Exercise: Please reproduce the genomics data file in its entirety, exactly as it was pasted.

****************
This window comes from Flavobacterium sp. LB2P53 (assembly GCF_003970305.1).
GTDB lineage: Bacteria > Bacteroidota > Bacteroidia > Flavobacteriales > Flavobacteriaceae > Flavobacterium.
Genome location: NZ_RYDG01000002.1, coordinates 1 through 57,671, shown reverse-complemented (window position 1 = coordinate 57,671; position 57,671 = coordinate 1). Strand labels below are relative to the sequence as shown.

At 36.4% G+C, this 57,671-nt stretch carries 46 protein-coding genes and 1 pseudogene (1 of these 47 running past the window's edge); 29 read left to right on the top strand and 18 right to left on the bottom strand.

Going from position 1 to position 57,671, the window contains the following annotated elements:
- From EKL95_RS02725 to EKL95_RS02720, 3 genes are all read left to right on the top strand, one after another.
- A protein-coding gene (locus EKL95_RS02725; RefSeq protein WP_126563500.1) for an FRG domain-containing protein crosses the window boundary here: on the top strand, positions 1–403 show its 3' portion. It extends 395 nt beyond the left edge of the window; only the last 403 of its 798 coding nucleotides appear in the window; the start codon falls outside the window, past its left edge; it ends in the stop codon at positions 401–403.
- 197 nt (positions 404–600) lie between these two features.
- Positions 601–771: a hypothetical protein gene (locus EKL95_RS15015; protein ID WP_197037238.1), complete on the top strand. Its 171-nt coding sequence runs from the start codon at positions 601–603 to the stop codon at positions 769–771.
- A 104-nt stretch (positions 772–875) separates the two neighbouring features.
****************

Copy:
This window comes from Flavobacterium sp. LB2P53 (assembly GCF_003970305.1).
GTDB lineage: Bacteria > Bacteroidota > Bacteroidia > Flavobacteriales > Flavobacteriaceae > Flavobacterium.
Genome location: NZ_RYDG01000002.1, coordinates 1 through 57,671, shown reverse-complemented (window position 1 = coordinate 57,671; position 57,671 = coordinate 1). Strand labels below are relative to the sequence as shown.

At 36.4% G+C, this 57,671-nt stretch carries 46 protein-coding genes and 1 pseudogene (1 of these 47 running past the window's edge); 29 read left to right on the top strand and 18 right to left on the bottom strand.

Going from position 1 to position 57,671, the window contains the following annotated elements:
- From EKL95_RS02725 to EKL95_RS02720, 3 genes are all read left to right on the top strand, one after another.
- A protein-coding gene (locus EKL95_RS02725; RefSeq protein WP_126563500.1) for an FRG domain-containing protein crosses the window boundary here: on the top strand, positions 1–403 show its 3' portion. It extends 395 nt beyond the left edge of the window; only the last 403 of its 798 coding nucleotides appear in the window; the start codon falls outside the window, past its left edge; it ends in the stop codon at positions 401–403.
- 197 nt (positions 404–600) lie between these two features.
- Positions 601–771: a hypothetical protein gene (locus EKL95_RS15015; protein ID WP_197037238.1), complete on the top strand. Its 171-nt coding sequence runs from the start codon at positions 601–603 to the stop codon at positions 769–771.
- A 104-nt stretch (positions 772–875) separates the two neighbouring features.